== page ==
The future of the UK as a world-leading life sciences and pharmaceutical industry hub will be front and centre Tuesday June 19 during a meeting between industry leaders and the government.  Particular pressure is coming from the industry ahead the next round of Brexit negotiations for the government to re-develop its strategy around medical services.

On the meeting’s agenda, pharmaceutical industry leaders are seeking a legally binding commitment from the government to implement the industrial strategy developed back in March. There is concern that in order for the UK market to be attractive to multinationals, not only is it necessary to have harmonization across the EU post-Brexit, but a review of the pitfalls in the current strategy are also needed. At present, market access is stifled by timely NHS procedures which result in a long life cycle between the development of new medicines to patient access. PwC reports that a re-consideration of this process alongside a commitment by the government to encourage R&D of new and innovative medicines could bring more than £700m in GDP per year as well as 4,000 industry jobs.

What can be done? It has been suggested that Britain look to the Belgian model. The government’s strategy here has allowed them to achieve the most clinical trials and medicines under development in the EU per head as well as the highest level of R&D expenditure. As a result, Belgium has seen growth in the number of bio-tech companies from  two to greater than 120 over the span of 25 years. Another possibility to attract investment would be to extend intellectual property patents. At the minute, China is exploring a six-year exclusivity period for new medicines first released in China as a point of differentiation.

In order for the UK to excel as a top-tier market for pharmaceuticals and to encourage innovation and investment, a strong commitment is needed from the government surrounding the development, adoption, speed and cost-effectiveness of medicines in the UK. The pharmaceutical industry and the patients who rely on it for world-class care are threatened both by the implications of Brexit as well as the flawed medicines regime in the UK. If the UK wants to remain prominent on the global stage, concrete steps need to be taken to both promote its attractiveness and to protect the industry against erosion.

The outcome of this meeting will look to bring clarity surrounding the future of the industry in the UK and the implications post-Brexit.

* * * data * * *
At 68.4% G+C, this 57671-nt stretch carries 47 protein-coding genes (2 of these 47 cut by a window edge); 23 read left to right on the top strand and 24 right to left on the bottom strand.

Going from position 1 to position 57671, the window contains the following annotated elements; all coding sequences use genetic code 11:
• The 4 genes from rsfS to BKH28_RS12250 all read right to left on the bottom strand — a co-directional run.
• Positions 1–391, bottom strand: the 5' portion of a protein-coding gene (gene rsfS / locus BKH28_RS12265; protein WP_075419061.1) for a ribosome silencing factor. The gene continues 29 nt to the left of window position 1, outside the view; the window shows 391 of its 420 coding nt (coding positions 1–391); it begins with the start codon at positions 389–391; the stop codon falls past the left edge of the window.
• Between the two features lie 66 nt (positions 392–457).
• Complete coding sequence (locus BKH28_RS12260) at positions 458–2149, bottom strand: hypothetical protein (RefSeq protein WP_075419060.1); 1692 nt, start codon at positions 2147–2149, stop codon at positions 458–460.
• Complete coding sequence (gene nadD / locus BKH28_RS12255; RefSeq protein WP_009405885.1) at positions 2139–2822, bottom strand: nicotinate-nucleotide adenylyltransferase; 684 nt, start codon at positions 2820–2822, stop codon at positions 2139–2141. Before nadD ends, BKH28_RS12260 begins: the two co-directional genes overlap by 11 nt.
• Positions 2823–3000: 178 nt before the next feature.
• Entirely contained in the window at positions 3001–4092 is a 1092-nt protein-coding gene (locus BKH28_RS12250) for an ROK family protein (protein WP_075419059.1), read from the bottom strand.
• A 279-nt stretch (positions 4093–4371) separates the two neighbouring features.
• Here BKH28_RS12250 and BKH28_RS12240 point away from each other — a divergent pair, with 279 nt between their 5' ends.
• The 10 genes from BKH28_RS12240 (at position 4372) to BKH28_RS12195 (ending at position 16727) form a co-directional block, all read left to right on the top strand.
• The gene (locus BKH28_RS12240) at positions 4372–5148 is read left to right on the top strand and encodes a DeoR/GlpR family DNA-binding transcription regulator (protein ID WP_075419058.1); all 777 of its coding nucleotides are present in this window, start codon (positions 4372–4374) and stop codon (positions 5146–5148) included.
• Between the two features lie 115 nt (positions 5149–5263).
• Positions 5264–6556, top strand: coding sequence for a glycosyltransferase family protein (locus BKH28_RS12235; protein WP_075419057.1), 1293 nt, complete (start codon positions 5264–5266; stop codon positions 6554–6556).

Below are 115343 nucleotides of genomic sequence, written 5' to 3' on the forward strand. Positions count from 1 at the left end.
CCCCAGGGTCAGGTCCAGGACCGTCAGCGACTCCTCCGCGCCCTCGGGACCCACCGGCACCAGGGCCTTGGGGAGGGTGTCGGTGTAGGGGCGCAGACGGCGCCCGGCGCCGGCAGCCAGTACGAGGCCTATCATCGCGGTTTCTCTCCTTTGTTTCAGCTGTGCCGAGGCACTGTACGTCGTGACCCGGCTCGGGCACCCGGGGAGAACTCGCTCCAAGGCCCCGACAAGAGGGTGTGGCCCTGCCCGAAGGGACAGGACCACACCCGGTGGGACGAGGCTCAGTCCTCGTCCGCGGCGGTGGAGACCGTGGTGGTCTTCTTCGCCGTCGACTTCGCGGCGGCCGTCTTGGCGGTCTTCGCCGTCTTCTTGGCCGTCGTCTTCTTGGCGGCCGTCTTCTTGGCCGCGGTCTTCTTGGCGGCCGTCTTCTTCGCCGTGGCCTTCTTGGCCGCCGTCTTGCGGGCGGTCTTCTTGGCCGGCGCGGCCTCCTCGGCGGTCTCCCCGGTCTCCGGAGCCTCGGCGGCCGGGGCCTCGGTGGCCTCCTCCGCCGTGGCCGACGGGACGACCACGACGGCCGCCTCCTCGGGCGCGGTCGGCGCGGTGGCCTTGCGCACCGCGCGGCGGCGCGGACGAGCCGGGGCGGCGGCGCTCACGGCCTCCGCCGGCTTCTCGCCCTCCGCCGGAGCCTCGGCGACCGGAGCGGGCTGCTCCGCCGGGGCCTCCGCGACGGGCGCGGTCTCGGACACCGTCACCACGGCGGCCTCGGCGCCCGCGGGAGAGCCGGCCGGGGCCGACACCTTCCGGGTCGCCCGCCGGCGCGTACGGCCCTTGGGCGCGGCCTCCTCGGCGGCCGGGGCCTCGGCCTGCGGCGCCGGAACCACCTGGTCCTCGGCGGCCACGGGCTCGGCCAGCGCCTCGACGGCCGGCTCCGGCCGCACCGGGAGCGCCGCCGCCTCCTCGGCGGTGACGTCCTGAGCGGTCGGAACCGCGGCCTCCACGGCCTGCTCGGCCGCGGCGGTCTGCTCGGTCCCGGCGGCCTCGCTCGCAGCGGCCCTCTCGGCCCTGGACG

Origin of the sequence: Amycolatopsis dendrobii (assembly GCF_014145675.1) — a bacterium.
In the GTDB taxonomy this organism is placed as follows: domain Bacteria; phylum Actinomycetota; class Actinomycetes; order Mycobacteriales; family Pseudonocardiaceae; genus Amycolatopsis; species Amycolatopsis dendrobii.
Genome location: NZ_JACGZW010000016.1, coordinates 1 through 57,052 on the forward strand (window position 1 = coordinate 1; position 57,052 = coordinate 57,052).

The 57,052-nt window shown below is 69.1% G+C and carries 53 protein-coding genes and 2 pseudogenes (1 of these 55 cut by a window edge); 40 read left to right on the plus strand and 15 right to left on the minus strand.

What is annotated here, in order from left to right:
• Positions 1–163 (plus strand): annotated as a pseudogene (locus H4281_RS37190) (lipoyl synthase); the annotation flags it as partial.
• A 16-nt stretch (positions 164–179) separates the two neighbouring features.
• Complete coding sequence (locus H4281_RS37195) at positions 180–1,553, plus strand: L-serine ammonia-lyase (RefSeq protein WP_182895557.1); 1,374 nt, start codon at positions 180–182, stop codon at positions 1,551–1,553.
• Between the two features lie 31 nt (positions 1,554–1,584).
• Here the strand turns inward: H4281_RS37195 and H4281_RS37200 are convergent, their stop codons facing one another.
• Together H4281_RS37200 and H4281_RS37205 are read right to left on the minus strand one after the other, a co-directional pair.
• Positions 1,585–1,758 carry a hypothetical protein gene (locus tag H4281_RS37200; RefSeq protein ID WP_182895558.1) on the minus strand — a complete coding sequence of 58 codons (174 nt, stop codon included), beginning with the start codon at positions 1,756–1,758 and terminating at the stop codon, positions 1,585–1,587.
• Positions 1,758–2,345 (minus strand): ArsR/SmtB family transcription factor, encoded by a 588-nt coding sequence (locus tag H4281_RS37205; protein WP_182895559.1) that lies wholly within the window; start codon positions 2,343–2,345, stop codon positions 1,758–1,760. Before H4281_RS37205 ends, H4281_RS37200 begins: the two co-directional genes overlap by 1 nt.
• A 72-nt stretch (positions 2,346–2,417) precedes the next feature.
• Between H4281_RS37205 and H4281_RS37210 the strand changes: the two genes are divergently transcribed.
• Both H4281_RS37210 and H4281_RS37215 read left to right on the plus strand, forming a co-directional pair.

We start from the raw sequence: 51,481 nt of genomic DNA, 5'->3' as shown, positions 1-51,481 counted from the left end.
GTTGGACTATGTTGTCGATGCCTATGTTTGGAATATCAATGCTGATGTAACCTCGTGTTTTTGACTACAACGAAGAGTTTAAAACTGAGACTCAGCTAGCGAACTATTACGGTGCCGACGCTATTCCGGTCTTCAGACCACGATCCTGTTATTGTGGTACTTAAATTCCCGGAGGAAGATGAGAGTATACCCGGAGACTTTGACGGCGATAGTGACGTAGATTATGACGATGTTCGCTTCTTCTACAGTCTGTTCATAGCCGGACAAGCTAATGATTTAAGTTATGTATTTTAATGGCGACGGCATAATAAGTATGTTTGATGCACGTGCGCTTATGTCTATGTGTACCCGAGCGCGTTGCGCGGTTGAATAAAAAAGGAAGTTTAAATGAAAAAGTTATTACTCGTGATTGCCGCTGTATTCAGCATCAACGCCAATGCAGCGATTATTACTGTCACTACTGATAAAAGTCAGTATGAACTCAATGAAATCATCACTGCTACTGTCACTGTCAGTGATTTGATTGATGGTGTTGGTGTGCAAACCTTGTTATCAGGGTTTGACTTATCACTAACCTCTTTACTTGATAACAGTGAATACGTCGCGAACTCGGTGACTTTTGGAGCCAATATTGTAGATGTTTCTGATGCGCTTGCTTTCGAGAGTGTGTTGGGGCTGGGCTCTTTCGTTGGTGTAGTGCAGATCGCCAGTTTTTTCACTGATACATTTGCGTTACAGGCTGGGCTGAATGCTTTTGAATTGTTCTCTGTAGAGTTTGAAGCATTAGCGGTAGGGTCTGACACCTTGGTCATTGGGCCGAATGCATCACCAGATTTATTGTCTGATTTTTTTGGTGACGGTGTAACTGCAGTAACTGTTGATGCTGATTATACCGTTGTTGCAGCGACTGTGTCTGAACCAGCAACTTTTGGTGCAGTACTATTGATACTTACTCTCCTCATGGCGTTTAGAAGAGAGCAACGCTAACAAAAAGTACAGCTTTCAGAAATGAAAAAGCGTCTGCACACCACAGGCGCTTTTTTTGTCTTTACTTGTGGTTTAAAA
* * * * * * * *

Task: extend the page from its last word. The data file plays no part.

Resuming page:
For more information please contact Julia Gillert of our London office, or Els Janssens of our Abu Dhabi office.


Julia Gillert is a Senior Associate in the Corporate Department of Baker & McKenzie's London office and is a key member of the Healthcare industry group within the London office and European and Global networks. Julia advises both domestic and international companies in the med-tech, pharma and healthcare sectors on a wide range of regulatory and general compliance matters. Julia has contributed to a variety of regulatory healthcare related publications and practice handbooks and co-edits the firm's European Healthcare Newsletter. Julia sits on the ABHI's Legal Issues Committee.


Els Janssens is a senior associate in our Abu Dhabi office and provides knowledge management support to Baker & McKenzie’s global and MENA Pharmaceutical and Healthcare industry group. Els started her career in 2000 at Baker and McKenzie in Brussels focusing her practice on pharmaceutical law and commercial litigation. She has worked six years in London as a legal adviser with the European Medicines Agency (EMA). During this period she has supported the EMA’s activities in medicines oversight and regulation and interacted with the European Commission on legal matters relating to medicinal products. She also worked one year as senior legal counsel in Johnson & Johnson’s European legal department providing regulatory advice regarding various medicinal products and supporting the public affairs function on new legislation.

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